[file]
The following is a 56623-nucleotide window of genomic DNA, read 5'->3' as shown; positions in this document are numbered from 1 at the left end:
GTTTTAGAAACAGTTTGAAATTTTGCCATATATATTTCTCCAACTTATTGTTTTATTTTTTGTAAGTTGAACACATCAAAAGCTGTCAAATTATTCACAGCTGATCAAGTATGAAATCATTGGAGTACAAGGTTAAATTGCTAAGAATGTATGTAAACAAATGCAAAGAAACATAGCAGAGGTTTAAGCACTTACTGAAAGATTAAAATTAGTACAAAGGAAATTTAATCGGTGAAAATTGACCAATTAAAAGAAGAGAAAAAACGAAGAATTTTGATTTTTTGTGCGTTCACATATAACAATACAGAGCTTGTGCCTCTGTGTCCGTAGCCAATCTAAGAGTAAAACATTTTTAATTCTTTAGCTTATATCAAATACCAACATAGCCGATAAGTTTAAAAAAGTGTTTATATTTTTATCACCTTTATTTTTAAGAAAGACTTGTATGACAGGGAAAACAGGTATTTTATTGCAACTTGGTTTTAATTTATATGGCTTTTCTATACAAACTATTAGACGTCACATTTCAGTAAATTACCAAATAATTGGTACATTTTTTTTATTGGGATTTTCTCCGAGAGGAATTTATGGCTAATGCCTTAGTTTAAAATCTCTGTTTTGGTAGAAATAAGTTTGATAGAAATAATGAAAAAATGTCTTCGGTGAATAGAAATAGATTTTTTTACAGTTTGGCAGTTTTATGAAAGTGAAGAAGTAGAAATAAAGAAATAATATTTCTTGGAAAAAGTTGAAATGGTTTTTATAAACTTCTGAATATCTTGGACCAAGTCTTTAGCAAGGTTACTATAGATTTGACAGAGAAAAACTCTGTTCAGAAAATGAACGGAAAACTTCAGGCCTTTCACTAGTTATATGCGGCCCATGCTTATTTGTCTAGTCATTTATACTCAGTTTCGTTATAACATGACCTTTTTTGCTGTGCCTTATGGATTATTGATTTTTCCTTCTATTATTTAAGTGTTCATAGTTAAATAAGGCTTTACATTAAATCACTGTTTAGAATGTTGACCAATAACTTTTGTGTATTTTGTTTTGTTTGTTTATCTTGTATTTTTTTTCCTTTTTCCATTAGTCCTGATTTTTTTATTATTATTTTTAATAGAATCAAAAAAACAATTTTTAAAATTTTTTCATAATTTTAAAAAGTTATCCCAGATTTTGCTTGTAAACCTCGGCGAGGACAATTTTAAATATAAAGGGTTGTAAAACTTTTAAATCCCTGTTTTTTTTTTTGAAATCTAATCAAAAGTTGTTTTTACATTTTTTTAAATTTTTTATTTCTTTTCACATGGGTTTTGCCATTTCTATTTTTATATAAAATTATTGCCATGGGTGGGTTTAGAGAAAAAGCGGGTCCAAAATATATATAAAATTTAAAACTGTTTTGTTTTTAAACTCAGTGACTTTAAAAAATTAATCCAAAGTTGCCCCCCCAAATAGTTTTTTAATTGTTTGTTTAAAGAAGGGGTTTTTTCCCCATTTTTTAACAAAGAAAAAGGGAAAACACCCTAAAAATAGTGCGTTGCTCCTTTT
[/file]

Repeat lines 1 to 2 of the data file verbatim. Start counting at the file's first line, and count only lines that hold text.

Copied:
The following is a 56623-nucleotide window of genomic DNA, read 5'->3' as shown; positions in this document are numbered from 1 at the left end:
GTTTTAGAAACAGTTTGAAATTTTGCCATATATATTTCTCCAACTTATTGTTTTATTTTTTGTAAGTTGAACACATCAAAAGCTGTCAAATTATTCACAGCTGATCAAGTATGAAATCATTGGAGTACAAGGTTAAATTGCTAAGAATGTATGTAAACAAATGCAAAGAAACATAGCAGAGGTTTAAGCACTTACTGAAAGATTAAAATTAGTACAAAGGAAATTTAATCGGTGAAAATTGACCAATTAAAAGAAGAGAAAAAACGAAGAATTTTGATTTTTTGTGCGTTCACATATAACAATACAGAGCTTGTGCCTCTGTGTCCGTAGCCAATCTAAGAGTAAAACATTTTTAATTCTTTAGCTTATATCAAATACCAACATAGCCGATAAGTTTAAAAAAGTGTTTATATTTTTATCACCTTTATTTTTAAGAAAGACTTGTATGACAGGGAAAACAGGTATTTTATTGCAACTTGGTTTTAATTTATATGGCTTTTCTATACAAACTATTAGACGTCACATTTCAGTAAATTACCAAATAATTGGTACATTTTTTTTATTGGGATTTTCTCCGAGAGGAATTTATGGCTAATGCCTTAGTTTAAAATCTCTGTTTTGGTAGAAATAAGTTTGATAGAAATAATGAAAAAATGTCTTCGGTGAATAGAAATAGATTTTTTTACAGTTTGGCAGTTTTATGAAAGTGAAGAAGTAGAAATAAAGAAATAATATTTCTTGGAAAAAGTTGAAATGGTTTTTATAAACTTCTGAATATCTTGGACCAAGTCTTTAGCAAGGTTACTATAGATTTGACAGAGAAAAACTCTGTTCAGAAAATGAACGGAAAACTTCAGGCCTTTCACTAGTTATATGCGGCCCATGCTTATTTGTCTAGTCATTTATACTCAGTTTCGTTATAACATGACCTTTTTTGCTGTGCCTTATGGATTATTGATTTTTCCTTCTATTATTTAAGTGTTCATAGTTAAATAAGGCTTTACATTAAATCACTGTTTAGAATGTTGACCAATAACTTTTGTGTATTTTGTTTTGTTTGTTTATCTTGTATTTTTTTTCCTTTTTCCATTAGTCCTGATTTTTTTATTATTATTTTTAATAGAATCAAAAAAACAATTTTTAAAATTTTTTCATAATTTTAAAAAGTTATCCCAGATTTTGCTTGTAAACCTCGGCGAGGACAATTTTAAATATAAAGGGTTGTAAAACTTTTAAATCCCTGTTTTTTTTTTTGAAATCTAATCAAAAGTTGTTTTTACATTTTTTTAAATTTTTTATTTCTTTTCACATGGGTTTTGCCATTTCTATTTTTATATAAAATTATTGCCATGGGTGGGTTTAGAGAAAAAGCGGGTCCAAAATATATATAAAATTTAAAACTGTTTTGTTTTTAAACTCAGTGACTTTAAAAAATTAATCCAAAGTTGCCCCCCCAAATAGTTTTTTAATTGTTTGTTTAAAGAAGGGGTTTTTTCCCCATTTTTTAACAAAGAAAAAGGGAAAACACCCTAAAAATAGTGCGTTGCTCCTTTT